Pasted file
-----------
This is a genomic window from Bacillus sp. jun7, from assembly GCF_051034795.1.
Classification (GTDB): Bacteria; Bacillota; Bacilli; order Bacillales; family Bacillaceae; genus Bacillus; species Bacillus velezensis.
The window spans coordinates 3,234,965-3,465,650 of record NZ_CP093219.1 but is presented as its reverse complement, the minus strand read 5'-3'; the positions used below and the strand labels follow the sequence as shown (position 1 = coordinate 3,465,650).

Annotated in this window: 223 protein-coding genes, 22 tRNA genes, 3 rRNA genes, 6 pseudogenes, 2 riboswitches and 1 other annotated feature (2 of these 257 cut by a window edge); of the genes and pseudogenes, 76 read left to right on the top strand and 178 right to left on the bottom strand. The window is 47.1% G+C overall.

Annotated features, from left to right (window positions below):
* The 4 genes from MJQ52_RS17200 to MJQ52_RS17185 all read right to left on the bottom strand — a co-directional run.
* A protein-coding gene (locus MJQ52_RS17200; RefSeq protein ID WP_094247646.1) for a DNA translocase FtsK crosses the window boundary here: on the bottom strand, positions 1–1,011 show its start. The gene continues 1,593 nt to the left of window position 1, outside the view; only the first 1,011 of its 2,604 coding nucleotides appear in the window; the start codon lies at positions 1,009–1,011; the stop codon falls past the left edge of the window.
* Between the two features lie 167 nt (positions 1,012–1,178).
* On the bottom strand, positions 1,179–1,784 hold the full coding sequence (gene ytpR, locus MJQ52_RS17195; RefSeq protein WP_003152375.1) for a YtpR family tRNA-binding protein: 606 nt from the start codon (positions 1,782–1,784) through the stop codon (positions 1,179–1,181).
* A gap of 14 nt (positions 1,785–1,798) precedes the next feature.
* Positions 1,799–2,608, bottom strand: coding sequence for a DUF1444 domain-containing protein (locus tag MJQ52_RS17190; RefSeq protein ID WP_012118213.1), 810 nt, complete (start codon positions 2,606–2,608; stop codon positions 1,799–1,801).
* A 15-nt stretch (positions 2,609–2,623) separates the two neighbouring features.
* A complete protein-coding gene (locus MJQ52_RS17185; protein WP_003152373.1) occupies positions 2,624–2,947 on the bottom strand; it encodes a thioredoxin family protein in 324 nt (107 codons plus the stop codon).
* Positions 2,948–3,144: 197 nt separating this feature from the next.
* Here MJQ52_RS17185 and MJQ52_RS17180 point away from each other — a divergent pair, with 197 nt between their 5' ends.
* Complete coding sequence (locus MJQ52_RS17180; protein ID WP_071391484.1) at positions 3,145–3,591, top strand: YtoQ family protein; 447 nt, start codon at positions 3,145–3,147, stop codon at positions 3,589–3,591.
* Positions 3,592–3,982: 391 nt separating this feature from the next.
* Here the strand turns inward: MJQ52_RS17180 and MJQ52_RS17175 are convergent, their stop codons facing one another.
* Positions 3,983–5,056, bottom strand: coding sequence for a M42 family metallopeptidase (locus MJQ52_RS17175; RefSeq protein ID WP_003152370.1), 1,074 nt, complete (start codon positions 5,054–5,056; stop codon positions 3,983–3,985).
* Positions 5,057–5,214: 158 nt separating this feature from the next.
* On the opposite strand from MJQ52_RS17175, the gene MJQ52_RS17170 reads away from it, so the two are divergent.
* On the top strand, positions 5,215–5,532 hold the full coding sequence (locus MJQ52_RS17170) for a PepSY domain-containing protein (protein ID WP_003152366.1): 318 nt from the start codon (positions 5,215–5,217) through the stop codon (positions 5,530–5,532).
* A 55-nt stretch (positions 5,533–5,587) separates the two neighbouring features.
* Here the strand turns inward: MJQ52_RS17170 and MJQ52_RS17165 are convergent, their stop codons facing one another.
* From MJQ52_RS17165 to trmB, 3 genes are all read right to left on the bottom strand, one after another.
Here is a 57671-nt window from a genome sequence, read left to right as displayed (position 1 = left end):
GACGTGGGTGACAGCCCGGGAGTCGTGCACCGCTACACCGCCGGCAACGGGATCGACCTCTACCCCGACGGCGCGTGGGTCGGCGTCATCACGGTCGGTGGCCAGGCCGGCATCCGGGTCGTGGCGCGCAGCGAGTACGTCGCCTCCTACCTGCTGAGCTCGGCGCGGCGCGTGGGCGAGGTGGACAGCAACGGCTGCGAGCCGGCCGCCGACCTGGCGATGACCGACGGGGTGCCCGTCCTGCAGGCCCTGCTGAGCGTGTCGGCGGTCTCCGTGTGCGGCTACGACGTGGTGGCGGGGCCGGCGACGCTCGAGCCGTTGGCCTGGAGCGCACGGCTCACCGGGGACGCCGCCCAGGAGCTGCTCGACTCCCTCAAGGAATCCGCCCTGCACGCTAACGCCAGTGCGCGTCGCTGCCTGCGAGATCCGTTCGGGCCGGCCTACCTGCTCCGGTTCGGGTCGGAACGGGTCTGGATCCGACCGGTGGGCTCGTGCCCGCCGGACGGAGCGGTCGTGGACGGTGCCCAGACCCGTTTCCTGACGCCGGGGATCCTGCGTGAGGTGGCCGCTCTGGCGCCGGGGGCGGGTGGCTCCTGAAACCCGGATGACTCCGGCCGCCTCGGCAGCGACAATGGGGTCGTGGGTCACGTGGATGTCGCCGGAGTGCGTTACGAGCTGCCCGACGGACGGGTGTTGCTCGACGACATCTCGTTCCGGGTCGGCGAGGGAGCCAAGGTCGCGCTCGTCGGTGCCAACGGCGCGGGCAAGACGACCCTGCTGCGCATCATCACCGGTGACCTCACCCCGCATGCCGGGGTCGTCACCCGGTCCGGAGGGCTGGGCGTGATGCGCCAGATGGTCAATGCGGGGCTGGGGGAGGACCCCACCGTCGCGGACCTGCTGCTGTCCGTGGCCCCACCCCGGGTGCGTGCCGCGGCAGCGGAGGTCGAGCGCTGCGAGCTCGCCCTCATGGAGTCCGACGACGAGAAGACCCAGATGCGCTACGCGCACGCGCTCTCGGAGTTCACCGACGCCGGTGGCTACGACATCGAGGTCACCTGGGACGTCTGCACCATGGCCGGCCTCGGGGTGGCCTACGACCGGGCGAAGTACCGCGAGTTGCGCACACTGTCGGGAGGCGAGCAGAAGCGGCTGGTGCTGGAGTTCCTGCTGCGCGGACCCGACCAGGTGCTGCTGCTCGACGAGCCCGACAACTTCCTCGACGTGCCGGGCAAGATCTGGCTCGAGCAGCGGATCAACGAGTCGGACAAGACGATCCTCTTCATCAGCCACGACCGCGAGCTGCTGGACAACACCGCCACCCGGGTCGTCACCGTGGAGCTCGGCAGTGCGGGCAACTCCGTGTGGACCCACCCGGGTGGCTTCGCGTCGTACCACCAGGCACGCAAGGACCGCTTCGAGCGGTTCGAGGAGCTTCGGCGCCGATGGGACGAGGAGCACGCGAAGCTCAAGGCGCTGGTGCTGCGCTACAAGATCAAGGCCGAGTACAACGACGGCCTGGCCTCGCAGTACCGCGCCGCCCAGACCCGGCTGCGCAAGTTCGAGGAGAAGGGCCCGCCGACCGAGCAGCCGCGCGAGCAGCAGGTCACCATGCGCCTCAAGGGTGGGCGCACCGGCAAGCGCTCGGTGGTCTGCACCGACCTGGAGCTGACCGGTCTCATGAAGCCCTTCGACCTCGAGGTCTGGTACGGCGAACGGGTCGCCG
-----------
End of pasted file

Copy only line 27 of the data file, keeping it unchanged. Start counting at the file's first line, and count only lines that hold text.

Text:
GACGTGGGTGACAGCCCGGGAGTCGTGCACCGCTACACCGCCGGCAACGGGATCGACCTCTACCCCGACGGCGCGTGGGTCGGCGTCATCACGGTCGGTGGCCAGGCCGGCATCCGGGTCGTGGCGCGCAGCGAGTACGTCGCCTCCTACCTGCTGAGCTCGGCGCGGCGCGTGGGCGAGGTGGACAGCAACGGCTGCGAGCCGGCCGCCGACCTGGCGATGACCGACGGGGTGCCCGTCCTGCAGGCCCTGCTGAGCGTGTCGGCGGTCTCCGTGTGCGGCTACGACGTGGTGGCGGGGCCGGCGACGCTCGAGCCGTTGGCCTGGAGCGCACGGCTCACCGGGGACGCCGCCCAGGAGCTGCTCGACTCCCTCAAGGAATCCGCCCTGCACGCTAACGCCAGTGCGCGTCGCTGCCTGCGAGATCCGTTCGGGCCGGCCTACCTGCTCCGGTTCGGGTCGGAACGGGTCTGGATCCGACCGGTGGGCTCGTGCCCGCCGGACGGAGCGGTCGTGGACGGTGCCCAGACCCGTTTCCTGACGCCGGGGATCCTGCGTGAGGTGGCCGCTCTGGCGCCGGGGGCGGGTGGCTCCTGAAACCCGGATGACTCCGGCCGCCTCGGCAGCGACAATGGGGTCGTGGGTCACGTGGATGTCGCCGGAGTGCGTTACGAGCTGCCCGACGGACGGGTGTTGCTCGACGACATCTCGTTCCGGGTCGGCGAGGGAGCCAAGGTCGCGCTCGTCGGTGCCAACGGCGCGGGCAAGACGACCCTGCTGCGCATCATCACCGGTGACCTCACCCCGCATGCCGGGGTCGTCACCCGGTCCGGAGGGCTGGGCGTGATGCGCCAGATGGTCAATGCGGGGCTGGGGGAGGACCCCACCGTCGCGGACCTGCTGCTGTCCGTGGCCCCACCCCGGGTGCGTGCCGCGGCAGCGGAGGTCGAGCGCTGCGAGCTCGCCCTCATGGAGTCCGACGACGAGAAGACCCAGATGCGCTACGCGCACGCGCTCTCGGAGTTCACCGACGCCGGTGGCTACGACATCGAGGTCACCTGGGACGTCTGCACCATGGCCGGCCTCGGGGTGGCCTACGACCGGGCGAAGTACCGCGAGTTGCGCACACTGTCGGGAGGCGAGCAGAAGCGGCTGGTGCTGGAGTTCCTGCTGCGCGGACCCGACCAGGTGCTGCTGCTCGACGAGCCCGACAACTTCCTCGACGTGCCGGGCAAGATCTGGCTCGAGCAGCGGATCAACGAGTCGGACAAGACGATCCTCTTCATCAGCCACGACCGCGAGCTGCTGGACAACACCGCCACCCGGGTCGTCACCGTGGAGCTCGGCAGTGCGGGCAACTCCGTGTGGACCCACCCGGGTGGCTTCGCGTCGTACCACCAGGCACGCAAGGACCGCTTCGAGCGGTTCGAGGAGCTTCGGCGCCGATGGGACGAGGAGCACGCGAAGCTCAAGGCGCTGGTGCTGCGCTACAAGATCAAGGCCGAGTACAACGACGGCCTGGCCTCGCAGTACCGCGCCGCCCAGACCCGGCTGCGCAAGTTCGAGGAGAAGGGCCCGCCGACCGAGCAGCCGCGCGAGCAGCAGGTCACCATGCGCCTCAAGGGTGGGCGCACCGGCAAGCGCTCGGTGGTCTGCACCGACCTGGAGCTGACCGGTCTCATGAAGCCCTTCGACCTCGAGGTCTGGTACGGCGAACGGGTCGCCG